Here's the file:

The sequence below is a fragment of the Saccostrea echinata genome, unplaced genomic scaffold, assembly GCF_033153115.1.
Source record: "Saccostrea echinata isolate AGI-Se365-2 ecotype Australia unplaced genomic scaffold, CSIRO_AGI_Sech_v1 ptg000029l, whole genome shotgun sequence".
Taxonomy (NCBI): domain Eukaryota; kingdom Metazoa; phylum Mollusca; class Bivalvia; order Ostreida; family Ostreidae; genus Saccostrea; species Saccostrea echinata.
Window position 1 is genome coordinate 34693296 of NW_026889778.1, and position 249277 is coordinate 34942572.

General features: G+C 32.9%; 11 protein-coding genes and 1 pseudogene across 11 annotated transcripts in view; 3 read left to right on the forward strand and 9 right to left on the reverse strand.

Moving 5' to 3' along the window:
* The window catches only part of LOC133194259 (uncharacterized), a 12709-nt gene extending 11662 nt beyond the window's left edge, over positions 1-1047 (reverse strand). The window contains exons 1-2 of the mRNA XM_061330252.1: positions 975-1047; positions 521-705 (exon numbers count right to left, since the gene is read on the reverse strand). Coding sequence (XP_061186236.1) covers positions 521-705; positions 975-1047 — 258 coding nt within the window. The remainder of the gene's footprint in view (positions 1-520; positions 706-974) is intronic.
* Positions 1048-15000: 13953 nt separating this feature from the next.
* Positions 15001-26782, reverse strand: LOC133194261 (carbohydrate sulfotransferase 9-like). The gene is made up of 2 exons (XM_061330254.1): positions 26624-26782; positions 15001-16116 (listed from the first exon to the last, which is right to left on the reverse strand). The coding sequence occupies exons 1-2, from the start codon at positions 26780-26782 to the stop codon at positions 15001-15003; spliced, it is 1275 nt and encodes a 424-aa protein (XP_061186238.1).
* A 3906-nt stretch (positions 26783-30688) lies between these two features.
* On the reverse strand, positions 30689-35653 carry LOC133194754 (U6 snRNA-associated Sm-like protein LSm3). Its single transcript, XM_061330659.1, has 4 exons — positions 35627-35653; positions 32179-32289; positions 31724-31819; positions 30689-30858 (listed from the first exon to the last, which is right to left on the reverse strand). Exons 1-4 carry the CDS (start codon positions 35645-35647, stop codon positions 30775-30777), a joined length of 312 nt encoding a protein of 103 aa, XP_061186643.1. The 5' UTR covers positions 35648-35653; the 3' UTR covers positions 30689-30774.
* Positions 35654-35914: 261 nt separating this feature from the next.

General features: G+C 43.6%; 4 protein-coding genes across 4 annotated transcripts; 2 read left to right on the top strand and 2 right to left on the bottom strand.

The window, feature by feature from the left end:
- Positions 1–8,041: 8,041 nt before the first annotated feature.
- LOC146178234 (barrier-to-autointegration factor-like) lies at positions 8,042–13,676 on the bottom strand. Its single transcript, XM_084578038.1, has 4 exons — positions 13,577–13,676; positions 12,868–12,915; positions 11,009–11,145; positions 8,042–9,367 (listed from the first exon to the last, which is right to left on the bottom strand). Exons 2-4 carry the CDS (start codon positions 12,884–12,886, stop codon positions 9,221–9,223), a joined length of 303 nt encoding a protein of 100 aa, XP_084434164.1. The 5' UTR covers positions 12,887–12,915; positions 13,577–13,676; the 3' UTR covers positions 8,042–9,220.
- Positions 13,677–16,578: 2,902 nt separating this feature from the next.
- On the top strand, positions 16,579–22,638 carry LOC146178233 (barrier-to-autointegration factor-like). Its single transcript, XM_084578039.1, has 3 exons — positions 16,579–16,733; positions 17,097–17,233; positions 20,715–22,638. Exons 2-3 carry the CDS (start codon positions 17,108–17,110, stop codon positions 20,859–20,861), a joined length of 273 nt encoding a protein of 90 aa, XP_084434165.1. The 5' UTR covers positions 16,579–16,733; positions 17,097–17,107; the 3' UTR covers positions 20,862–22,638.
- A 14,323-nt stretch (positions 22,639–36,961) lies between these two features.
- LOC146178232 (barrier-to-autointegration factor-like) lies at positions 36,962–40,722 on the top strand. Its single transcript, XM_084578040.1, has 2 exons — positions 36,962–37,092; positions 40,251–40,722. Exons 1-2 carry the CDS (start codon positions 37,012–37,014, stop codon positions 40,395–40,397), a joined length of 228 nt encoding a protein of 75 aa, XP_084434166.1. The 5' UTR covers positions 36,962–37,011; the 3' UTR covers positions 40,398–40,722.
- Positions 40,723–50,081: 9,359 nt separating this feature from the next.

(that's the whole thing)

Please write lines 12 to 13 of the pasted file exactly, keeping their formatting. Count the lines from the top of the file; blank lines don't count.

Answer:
* Positions 35654-35914: 261 nt separating this feature from the next.

General features: G+C 43.6%; 4 protein-coding genes across 4 annotated transcripts; 2 read left to right on the top strand and 2 right to left on the bottom strand.